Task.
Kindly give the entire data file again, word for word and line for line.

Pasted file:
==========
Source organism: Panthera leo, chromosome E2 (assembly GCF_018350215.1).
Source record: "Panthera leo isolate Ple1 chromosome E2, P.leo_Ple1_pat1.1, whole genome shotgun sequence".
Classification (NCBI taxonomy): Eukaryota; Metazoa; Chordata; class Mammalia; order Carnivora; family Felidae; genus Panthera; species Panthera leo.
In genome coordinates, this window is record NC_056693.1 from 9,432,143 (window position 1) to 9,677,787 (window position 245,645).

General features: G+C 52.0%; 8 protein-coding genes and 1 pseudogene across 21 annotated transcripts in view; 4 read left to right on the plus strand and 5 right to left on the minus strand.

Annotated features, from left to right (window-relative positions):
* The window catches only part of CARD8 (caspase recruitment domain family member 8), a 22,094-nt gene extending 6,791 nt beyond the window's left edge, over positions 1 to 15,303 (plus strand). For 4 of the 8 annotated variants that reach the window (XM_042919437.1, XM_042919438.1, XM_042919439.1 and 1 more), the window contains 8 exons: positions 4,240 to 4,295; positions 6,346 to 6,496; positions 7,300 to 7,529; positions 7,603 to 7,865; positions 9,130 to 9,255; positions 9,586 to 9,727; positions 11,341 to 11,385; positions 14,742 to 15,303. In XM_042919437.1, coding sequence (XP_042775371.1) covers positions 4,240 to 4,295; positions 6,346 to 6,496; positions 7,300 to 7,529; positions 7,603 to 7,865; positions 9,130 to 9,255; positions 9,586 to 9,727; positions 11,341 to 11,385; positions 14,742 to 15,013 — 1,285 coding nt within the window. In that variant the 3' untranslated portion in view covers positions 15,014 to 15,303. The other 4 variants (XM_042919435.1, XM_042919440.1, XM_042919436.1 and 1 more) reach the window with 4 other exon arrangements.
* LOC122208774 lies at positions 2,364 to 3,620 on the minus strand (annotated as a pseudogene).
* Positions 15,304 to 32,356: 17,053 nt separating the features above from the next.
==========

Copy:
Source organism: Panthera leo, chromosome E2 (assembly GCF_018350215.1).
Source record: "Panthera leo isolate Ple1 chromosome E2, P.leo_Ple1_pat1.1, whole genome shotgun sequence".
Classification (NCBI taxonomy): Eukaryota; Metazoa; Chordata; class Mammalia; order Carnivora; family Felidae; genus Panthera; species Panthera leo.
In genome coordinates, this window is record NC_056693.1 from 9,432,143 (window position 1) to 9,677,787 (window position 245,645).

General features: G+C 52.0%; 8 protein-coding genes and 1 pseudogene across 21 annotated transcripts in view; 4 read left to right on the plus strand and 5 right to left on the minus strand.

Annotated features, from left to right (window-relative positions):
* The window catches only part of CARD8 (caspase recruitment domain family member 8), a 22,094-nt gene extending 6,791 nt beyond the window's left edge, over positions 1 to 15,303 (plus strand). For 4 of the 8 annotated variants that reach the window (XM_042919437.1, XM_042919438.1, XM_042919439.1 and 1 more), the window contains 8 exons: positions 4,240 to 4,295; positions 6,346 to 6,496; positions 7,300 to 7,529; positions 7,603 to 7,865; positions 9,130 to 9,255; positions 9,586 to 9,727; positions 11,341 to 11,385; positions 14,742 to 15,303. In XM_042919437.1, coding sequence (XP_042775371.1) covers positions 4,240 to 4,295; positions 6,346 to 6,496; positions 7,300 to 7,529; positions 7,603 to 7,865; positions 9,130 to 9,255; positions 9,586 to 9,727; positions 11,341 to 11,385; positions 14,742 to 15,013 — 1,285 coding nt within the window. In that variant the 3' untranslated portion in view covers positions 15,014 to 15,303. The other 4 variants (XM_042919435.1, XM_042919440.1, XM_042919436.1 and 1 more) reach the window with 4 other exon arrangements.
* LOC122208774 lies at positions 2,364 to 3,620 on the minus strand (annotated as a pseudogene).
* Positions 15,304 to 32,356: 17,053 nt separating the features above from the next.